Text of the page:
Hormone Therapy for Cancer
What Is Hormone Therapy for Cancer?
Part of what makes cancer a serious health risk is a capacity for turning the body’s own systems against it. Hormones play a critical role in regulating sexual and other aspects of our physiology but certain cancers also use hormones as fuel, like a car uses gasoline. Medical researchers recognize this, and have developed various means of depriving cancers of this advantage. These treatments are called hormone or endocrine therapies. They are systemic, meaning that they can reach cancer cells anywhere in the body.
Not every cancer responds to hormone therapy. This form of treatment is used primarily with breast and prostate cancers. It is often utilized with surgery or radiation, to shrink tumors beforehand or to prevent the return of a cancer afterwards. Because hormone therapy is systemic, it can also be used to destroy cancer cells that have spread beyond their point of origin.
Hormone therapy is a critical weapon in the medical war on cancer. To learn more about cancer detection and treatment, see the cancer care providers at Baptist Health.
How Does Hormone Therapy for Cancer Work?
Hormone therapies are designed to reduce or eliminate contact between hormones and cancer cells. They do this in one of two ways: by blocking cell receptors from attaching hormones or by decreasing the body’s hormone production.
Hormone therapy is conducted mostly by means of medication. The drug or drugs selected by your physician will depend on several factors, such as your cancer’s stage of development, what other treatments you’ve received, and, if you’re a woman, whether or not you’ve undergone menopause.
There are three primary contexts in which hormone therapy is used:
- Neo-adjuvant therapy: Treatments focus on shrinking tumors prior to radiation therapy or surgical excision.
- Adjuvant therapy: Treatment occurs after surgery or radiation, to decrease the possibility of cancer coming back.
- Systemic therapy: Treatment takes place when cancer has metastasized, that is, spread to other locations in the body.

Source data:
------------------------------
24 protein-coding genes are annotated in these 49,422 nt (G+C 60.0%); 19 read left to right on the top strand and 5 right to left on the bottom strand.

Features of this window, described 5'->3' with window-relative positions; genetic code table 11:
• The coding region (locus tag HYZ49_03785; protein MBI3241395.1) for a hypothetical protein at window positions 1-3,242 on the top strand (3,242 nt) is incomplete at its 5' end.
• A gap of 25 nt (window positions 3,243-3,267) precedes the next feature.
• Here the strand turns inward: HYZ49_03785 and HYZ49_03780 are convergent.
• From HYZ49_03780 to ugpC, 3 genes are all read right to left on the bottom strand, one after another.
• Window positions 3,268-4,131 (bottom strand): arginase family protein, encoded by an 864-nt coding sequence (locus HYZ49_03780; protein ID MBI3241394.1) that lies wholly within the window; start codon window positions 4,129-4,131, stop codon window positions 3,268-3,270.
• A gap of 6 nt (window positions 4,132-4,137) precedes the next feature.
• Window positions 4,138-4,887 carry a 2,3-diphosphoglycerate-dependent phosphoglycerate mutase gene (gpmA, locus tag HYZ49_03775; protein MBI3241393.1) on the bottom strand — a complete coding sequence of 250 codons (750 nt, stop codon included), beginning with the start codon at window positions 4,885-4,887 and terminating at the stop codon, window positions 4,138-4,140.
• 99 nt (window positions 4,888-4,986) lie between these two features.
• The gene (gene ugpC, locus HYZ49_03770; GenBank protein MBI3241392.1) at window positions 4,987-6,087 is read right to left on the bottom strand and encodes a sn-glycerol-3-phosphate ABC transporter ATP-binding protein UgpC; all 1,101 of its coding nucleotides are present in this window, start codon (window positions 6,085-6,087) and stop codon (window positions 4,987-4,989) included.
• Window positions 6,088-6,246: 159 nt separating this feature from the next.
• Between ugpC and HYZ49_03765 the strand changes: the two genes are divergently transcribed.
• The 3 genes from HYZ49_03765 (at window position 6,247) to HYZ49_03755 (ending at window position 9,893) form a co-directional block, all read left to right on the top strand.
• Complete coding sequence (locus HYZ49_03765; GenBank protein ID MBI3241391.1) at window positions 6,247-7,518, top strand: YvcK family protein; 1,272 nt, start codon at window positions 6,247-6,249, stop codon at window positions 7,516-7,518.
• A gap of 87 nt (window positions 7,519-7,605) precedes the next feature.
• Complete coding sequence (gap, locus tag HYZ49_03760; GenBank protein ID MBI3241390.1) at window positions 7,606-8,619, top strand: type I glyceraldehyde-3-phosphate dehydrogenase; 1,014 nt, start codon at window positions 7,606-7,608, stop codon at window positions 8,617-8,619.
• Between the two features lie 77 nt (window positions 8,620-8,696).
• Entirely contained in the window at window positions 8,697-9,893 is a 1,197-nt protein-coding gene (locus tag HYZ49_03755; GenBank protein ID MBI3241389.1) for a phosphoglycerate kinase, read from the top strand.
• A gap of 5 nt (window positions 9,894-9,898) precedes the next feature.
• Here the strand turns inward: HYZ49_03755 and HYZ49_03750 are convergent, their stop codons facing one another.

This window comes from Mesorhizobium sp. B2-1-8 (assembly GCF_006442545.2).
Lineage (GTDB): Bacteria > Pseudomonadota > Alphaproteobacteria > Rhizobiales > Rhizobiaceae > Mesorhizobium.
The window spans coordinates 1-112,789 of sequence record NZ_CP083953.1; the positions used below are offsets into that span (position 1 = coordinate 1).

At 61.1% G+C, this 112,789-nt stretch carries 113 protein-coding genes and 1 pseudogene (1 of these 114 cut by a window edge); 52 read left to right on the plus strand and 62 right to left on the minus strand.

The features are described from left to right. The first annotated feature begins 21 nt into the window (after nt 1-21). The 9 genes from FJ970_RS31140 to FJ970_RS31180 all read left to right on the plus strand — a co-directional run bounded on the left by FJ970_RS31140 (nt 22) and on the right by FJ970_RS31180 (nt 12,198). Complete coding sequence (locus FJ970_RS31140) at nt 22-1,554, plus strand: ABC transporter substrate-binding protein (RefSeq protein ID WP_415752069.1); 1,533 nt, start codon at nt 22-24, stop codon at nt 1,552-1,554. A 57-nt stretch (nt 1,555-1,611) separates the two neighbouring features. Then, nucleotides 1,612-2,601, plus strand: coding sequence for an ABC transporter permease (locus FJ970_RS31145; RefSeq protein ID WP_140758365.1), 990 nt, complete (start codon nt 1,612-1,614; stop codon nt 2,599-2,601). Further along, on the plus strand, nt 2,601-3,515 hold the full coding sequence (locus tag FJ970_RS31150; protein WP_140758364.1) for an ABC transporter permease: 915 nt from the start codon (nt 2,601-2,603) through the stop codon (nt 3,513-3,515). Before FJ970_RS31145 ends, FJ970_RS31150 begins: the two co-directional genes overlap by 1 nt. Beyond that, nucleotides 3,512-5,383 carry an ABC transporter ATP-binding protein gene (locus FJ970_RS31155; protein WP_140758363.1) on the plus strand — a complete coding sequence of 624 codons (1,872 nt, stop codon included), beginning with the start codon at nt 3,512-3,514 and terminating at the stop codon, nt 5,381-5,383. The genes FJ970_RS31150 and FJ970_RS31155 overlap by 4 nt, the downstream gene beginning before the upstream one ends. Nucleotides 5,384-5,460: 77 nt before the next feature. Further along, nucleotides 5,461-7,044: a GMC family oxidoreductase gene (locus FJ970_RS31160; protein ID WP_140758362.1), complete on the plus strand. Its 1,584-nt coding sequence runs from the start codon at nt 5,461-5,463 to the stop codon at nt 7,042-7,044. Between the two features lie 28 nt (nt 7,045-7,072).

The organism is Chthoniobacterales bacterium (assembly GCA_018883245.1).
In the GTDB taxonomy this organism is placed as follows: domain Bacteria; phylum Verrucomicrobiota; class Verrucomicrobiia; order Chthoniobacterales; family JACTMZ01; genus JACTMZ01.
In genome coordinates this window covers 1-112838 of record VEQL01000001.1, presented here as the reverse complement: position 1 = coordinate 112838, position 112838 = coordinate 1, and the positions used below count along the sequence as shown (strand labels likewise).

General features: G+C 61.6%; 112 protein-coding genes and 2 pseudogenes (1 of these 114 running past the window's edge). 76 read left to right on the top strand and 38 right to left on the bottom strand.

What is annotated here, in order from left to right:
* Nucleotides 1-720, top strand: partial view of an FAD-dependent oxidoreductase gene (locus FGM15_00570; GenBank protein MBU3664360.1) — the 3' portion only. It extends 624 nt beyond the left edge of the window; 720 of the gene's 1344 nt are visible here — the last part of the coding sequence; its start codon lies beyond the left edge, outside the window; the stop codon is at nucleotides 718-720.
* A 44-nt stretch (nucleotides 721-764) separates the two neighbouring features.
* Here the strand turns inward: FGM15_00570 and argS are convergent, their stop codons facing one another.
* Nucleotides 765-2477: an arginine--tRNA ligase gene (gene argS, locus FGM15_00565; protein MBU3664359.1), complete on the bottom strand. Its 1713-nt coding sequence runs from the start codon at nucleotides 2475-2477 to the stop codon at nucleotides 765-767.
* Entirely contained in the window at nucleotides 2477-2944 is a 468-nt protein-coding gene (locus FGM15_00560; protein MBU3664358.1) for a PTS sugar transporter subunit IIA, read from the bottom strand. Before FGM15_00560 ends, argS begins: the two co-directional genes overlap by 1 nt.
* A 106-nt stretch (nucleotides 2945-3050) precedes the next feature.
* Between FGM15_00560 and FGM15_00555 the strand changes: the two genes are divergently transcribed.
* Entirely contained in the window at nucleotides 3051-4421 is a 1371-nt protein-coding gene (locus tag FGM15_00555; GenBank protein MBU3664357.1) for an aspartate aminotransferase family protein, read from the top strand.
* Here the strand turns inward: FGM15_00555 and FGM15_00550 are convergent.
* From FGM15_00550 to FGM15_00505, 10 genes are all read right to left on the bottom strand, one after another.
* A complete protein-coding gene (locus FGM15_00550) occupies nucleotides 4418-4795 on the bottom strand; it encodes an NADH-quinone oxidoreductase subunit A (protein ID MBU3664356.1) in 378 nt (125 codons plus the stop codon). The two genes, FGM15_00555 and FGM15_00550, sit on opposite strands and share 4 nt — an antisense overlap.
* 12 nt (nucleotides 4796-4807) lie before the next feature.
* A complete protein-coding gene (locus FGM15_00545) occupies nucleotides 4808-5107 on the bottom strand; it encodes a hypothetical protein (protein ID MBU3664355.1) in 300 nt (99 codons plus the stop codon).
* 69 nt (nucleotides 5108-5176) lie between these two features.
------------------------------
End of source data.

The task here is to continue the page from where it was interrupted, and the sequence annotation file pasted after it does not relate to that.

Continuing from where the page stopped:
Hormone medications come in pill and injectable forms. The surgical removal of hormone-producing organs is another form of treatment. The setting for hormone therapy – at home, in a doctor’s office, or in a hospital – depends on the nature and severity of the cancer. Periods of treatment can last several weeks before surgery or radiation, and continue for months or even years afterwards.
Persons undergoing hormone therapy will see their physician on a regular basis. He or she will evaluate how you’re doing, looking for evidence of cancer’s return (for example, elevated PSA levels for individuals with prostate cancer).
What Are the Side Effects of Hormone Therapy for Cancer?
Potential side effects of hormone therapy for breast cancer include:
- Stomach upset
- Fatigue or feelings of weakness
- Pain in joints and muscles
- Hot flashes
- Vaginal dryness, irritation, or discharge
- Loss of menstrual periods (in premenopausal women)
More serious, but less frequent, side effects may include cataracts, osteoporosis, blood clots, stroke, heart ailments, and uterine or endometrial cancers.
Hormone therapy for prostate cancer can also lead to unintended side effects:
- Shrinkage of the male sex organs
- Diminished sex drive
- Muscle decline and fatigue
- Weight increases
- Spikes in cholesterol levels
- Loss of mental acuity
- Growth of breast tissue
- Hot flashes
Other possible side effects are nausea, diarrhea, fatigue, dizziness, and liver problems.
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